“If the craving for jam strikes, then there is no better way to satisfy it than strawberry,” says Katie at The Marmalade Teapot. She reckons “Homemade jam is easier to make than most people expect,” and to prove her point, gives you her delicious strawberry jam recipe plus instructions on how to make it. Worth a look for the photos of scrumptious-looking jam alone, this post is a must for anyone seeking a little bit of strawberry flavoured inspiration.
We hope you’ve enjoyed our collection of the best information and advice on growing your own strawberries. Head over to our strawberry hub page for more dedicated strawberry guides and links to all our exciting varieties available to buy. With a little bit of help from these amazing bloggers, YouTubers and Instagrammers, you’ll be growing your own bumper crops of juicy strawberries in no time. Tag us in to your pics!
Expert contributor list
- Benedict Vanheems, BSc. (Hons) degree in horticulture, garden and wildlife YouTuber, writer and editor.
- Tejvan Pettinger, Gardeners Tips writer..
- Eli and Kate, Gardening content creators, YouTubers, bloggers.
- Carol Bartlett, Gardening blogger and content creator.
- Tony O’Neill, Gardening content creator, author, YouTuber. Winner of Ezoic Publisher of the Year award 2021.
- Ally, Gardening content creator, allotmenteer.
- Alessandro Vitale, Urban gardener, no dig gardener, author.
- Claire, Allotmenteer, gardening content creator.
- Tanya Anderson, award winning author, teacher, and YouTube content creator.
- Steve Newland, Gardening influencer.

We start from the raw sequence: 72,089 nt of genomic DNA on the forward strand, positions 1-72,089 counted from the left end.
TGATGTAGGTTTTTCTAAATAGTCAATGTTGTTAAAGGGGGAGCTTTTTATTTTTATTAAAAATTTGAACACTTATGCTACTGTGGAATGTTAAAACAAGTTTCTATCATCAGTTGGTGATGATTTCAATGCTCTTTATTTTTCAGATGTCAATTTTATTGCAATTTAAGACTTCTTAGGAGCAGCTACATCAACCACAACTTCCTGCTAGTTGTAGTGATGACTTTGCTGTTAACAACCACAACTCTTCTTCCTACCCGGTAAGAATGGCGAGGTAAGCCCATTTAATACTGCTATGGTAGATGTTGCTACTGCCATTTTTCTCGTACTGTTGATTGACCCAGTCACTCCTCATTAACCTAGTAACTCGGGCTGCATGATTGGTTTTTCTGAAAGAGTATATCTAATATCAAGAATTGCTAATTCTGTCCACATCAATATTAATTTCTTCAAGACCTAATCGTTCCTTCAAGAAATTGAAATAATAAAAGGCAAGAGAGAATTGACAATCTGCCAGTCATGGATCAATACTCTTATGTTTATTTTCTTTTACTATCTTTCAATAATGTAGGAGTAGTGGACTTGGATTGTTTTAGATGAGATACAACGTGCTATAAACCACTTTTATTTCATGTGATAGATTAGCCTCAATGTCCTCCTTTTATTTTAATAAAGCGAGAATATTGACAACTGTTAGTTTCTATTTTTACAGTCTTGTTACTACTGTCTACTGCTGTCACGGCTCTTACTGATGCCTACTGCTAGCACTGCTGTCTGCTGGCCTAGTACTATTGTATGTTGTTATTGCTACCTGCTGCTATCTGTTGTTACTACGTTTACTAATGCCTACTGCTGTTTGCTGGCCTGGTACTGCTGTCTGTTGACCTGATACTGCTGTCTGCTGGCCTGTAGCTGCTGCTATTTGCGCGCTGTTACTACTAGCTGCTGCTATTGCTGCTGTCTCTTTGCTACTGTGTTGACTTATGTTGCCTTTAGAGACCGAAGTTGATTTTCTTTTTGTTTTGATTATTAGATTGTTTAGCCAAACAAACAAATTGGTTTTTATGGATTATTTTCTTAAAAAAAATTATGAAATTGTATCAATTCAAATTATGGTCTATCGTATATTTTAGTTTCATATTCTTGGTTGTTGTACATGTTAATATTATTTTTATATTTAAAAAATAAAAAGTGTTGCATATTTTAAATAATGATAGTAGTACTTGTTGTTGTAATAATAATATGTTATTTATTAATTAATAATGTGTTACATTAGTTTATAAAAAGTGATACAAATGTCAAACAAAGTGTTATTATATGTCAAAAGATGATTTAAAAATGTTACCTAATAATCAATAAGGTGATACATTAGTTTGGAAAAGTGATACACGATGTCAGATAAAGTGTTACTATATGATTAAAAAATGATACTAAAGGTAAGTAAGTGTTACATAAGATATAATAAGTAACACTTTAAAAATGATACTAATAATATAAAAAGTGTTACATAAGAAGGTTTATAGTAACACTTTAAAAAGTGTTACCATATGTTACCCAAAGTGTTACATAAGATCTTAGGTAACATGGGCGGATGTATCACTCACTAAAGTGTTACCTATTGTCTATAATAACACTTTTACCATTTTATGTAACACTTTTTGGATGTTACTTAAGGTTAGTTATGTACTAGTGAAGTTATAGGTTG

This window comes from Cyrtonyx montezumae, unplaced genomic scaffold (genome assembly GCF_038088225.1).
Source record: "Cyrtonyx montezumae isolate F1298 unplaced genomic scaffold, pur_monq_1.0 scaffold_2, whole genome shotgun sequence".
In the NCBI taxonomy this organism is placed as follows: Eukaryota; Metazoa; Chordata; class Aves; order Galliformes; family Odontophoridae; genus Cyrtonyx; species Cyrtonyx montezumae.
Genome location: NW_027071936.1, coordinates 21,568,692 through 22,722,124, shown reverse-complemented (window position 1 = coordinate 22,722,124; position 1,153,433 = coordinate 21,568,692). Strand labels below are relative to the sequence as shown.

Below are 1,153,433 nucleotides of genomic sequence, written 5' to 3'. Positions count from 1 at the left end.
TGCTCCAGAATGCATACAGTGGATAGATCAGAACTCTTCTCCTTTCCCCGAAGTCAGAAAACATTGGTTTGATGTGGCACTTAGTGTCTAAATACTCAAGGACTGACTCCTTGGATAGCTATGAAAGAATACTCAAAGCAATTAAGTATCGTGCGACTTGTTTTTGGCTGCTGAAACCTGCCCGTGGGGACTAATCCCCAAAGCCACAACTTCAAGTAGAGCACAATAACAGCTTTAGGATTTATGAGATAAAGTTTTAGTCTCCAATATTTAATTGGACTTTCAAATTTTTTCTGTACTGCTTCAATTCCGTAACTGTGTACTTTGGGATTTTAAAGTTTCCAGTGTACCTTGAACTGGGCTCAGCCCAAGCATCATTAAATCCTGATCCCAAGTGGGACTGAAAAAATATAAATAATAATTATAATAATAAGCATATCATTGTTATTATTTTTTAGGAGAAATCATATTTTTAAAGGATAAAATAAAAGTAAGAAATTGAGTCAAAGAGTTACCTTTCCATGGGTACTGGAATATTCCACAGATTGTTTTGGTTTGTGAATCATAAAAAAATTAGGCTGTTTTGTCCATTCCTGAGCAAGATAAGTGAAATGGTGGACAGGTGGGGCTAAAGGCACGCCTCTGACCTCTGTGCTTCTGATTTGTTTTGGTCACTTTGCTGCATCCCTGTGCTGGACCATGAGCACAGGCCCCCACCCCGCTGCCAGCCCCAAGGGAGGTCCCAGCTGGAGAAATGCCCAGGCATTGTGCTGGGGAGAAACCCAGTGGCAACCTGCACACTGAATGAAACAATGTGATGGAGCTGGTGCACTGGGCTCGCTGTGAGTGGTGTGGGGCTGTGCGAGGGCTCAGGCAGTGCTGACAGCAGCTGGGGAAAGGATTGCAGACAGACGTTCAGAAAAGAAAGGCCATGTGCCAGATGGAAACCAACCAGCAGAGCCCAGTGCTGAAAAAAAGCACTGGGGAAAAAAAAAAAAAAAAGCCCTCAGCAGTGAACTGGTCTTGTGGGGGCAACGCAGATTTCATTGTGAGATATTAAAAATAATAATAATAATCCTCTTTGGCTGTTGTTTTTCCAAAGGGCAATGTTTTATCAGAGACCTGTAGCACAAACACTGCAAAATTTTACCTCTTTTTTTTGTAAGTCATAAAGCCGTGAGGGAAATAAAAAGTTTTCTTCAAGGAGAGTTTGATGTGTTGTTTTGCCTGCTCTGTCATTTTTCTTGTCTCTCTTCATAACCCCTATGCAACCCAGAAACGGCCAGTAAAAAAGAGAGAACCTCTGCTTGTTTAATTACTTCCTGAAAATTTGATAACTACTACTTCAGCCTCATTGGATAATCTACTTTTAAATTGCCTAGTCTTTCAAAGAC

- Mothin Ali, YouTube content creator and influencer, garden homesteader.
- Greg Holton, Suburban gardening influencer.
- Hannah, Freeland garden writer, organic writer.
- Sue Garrett, Allotment holder since the 1980s, garden blogger.
- Mark, Gardening content creator, allotmenteer.
- Katie Lewis, Food blogger, self-taught baker & photographer, veg grower.
Sophie Essex is a freelance garden writer with a passion for horticulture and environmental conservation. With a BSc in Botany/Plant Biology from the University of Plymouth, she further honed her expertise through a Masters of Science in Biodiversity and Taxonomy of Plants from The University of Edinburgh.
Sophie has also worked as a professional gardener and landscaper, showcasing her practical skills by transforming outdoor spaces. Her commitment to fieldwork is further evident in her acquisition of a Certificate in Field Botany from the Royal Botanic Garden Edinburgh, and over the years, she has interned at the Eden Project, Cornwall, the National Trust for Scotland and the Royal Botanic Garden Edinburgh. Find more information about Sophie over at LinkedIn.